MM: Tell me about working with Bob Rock on Kingdom Come’s debut album. He certainly had the Midas touch in getting the band launched worldwide as he has for many breakout bands of the day, but do you feel in retrospect he helped give Kingdom Come a fighting chance in a market that chewed you guys up as much as it initially welcomed you?

LW: Funny how well you put it into words, but very true. (laughs) Bob was heaven- sent to us. He did not wanna change any of us or try to squeeze us into any particular style. He just knew how to get the most out of each player without any struggling going on. Also privately, a great guy. I will never forget him asking me “Are you sure we can go to a strip joint in the middle of the recording?” We were his first band which he “produced,” not just being the guy throwing the switches, and therefore not having to ask anybody for permission anymore. (laughs) Bob’s definitely got the Midas touch, not just for us, but as many of us know, he “made Metallica.” I do regret not having waited for Bob with the second record. He was busy doing Metallica and after all that Zep blah blah blah, we wanted to prove our point as soon as possible by making the second record fast and therefore, we settled for Keith Olson, who did a great job for Whitesnake. He did not have the Midas touch for us–or mainly my modest self.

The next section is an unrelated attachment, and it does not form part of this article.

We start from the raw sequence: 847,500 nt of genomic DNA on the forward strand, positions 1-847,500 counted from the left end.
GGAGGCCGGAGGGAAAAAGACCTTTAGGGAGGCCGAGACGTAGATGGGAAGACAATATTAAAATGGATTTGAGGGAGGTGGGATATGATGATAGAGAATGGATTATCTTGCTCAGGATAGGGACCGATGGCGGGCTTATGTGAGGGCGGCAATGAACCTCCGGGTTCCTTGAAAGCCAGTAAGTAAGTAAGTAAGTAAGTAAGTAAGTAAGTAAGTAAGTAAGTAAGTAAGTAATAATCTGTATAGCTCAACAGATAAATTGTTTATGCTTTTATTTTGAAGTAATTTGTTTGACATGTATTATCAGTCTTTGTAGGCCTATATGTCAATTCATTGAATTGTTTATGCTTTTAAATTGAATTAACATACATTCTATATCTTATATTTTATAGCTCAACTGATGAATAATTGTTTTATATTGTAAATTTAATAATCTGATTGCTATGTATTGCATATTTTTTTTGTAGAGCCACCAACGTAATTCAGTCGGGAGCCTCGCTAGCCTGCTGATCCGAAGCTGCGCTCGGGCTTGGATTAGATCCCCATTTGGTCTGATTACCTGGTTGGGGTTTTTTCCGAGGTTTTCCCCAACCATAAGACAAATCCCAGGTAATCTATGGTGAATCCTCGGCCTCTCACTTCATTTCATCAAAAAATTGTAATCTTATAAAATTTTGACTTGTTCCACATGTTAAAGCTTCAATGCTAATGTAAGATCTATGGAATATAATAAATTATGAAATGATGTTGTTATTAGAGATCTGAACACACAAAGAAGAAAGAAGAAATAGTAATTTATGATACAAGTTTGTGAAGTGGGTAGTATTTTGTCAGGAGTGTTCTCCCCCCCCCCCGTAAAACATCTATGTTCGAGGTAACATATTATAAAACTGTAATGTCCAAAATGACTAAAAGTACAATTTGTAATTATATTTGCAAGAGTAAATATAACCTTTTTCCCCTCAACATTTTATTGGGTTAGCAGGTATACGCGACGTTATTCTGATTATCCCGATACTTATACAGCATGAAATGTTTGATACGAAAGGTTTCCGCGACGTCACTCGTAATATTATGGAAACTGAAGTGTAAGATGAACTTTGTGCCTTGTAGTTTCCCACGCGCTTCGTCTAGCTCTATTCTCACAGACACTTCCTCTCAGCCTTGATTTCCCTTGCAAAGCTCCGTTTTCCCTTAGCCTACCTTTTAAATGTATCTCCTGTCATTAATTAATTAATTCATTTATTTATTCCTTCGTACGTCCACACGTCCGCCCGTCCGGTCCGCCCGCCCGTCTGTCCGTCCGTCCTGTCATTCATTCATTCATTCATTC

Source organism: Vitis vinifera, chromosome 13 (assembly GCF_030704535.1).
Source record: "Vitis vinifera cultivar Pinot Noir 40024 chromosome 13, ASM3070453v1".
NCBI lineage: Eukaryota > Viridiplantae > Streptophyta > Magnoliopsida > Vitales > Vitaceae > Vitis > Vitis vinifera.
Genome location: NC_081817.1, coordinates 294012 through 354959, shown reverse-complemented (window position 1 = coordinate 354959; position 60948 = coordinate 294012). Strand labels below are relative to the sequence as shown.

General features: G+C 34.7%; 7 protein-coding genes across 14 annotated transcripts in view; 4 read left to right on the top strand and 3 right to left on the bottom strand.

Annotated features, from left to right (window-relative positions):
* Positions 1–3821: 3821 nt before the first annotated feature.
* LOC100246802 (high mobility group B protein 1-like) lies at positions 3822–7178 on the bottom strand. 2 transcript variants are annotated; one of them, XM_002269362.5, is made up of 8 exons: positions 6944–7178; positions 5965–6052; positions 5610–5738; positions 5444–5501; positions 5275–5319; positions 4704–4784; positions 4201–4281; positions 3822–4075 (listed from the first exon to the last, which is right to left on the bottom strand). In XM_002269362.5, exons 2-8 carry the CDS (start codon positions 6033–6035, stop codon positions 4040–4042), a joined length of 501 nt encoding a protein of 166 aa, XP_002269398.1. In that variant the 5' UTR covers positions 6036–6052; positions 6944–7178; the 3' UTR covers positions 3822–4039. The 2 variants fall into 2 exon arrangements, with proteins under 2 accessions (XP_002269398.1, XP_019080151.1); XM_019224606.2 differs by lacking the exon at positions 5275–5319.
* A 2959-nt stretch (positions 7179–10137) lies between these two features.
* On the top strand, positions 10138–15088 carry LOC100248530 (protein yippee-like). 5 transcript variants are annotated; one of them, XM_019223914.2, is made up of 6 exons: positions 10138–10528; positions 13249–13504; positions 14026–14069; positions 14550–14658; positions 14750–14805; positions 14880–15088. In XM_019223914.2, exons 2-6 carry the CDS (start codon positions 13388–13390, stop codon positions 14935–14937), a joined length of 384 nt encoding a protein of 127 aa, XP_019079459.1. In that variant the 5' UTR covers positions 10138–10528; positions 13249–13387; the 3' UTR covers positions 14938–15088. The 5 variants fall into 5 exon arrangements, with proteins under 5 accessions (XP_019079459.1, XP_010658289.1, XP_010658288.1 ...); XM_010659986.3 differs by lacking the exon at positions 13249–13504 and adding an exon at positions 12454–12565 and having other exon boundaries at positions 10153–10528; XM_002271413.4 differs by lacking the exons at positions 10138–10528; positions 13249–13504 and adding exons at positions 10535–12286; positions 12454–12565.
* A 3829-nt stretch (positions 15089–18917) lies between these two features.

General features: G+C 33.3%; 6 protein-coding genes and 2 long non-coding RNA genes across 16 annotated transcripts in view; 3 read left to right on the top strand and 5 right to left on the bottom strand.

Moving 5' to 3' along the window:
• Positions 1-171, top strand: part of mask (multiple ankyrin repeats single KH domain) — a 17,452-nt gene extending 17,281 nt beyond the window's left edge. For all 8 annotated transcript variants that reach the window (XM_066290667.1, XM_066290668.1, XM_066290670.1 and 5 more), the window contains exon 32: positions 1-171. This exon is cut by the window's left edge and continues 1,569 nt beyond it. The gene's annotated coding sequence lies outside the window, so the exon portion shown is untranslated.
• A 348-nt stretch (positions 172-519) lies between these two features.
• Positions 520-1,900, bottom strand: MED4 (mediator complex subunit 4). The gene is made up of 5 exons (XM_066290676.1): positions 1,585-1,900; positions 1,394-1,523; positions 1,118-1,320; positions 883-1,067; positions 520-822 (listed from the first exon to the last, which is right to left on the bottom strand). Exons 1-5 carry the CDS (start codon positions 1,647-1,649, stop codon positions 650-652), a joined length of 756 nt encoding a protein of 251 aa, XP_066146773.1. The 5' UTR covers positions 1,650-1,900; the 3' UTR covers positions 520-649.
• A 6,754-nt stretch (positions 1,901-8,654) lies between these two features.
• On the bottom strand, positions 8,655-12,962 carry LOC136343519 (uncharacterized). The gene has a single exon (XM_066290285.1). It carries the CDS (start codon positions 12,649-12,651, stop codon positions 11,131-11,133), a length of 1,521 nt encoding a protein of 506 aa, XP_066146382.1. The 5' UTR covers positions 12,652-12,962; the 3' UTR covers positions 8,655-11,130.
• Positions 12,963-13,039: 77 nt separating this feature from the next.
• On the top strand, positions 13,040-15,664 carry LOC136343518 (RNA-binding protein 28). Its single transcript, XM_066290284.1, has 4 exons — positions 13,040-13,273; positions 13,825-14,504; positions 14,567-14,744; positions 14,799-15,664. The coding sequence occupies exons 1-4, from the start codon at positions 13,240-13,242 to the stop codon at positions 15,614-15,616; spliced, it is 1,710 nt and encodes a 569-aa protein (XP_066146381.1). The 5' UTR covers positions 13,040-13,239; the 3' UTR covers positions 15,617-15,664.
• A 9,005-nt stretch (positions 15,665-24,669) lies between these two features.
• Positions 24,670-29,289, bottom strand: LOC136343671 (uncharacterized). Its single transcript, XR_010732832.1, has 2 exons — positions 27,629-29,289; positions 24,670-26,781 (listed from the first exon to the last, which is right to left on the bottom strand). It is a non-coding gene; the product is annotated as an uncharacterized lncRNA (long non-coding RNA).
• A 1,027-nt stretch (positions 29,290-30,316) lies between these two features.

MM: (laughs) With Rendered Waters, this is your 13th album as Kingdom Come, though most people are unaware of the fact you’ve kept plugging along over the years. In your time keeping Kingdom Come afloat, what has been your hardest and your easiest tasks in raising awareness to the band?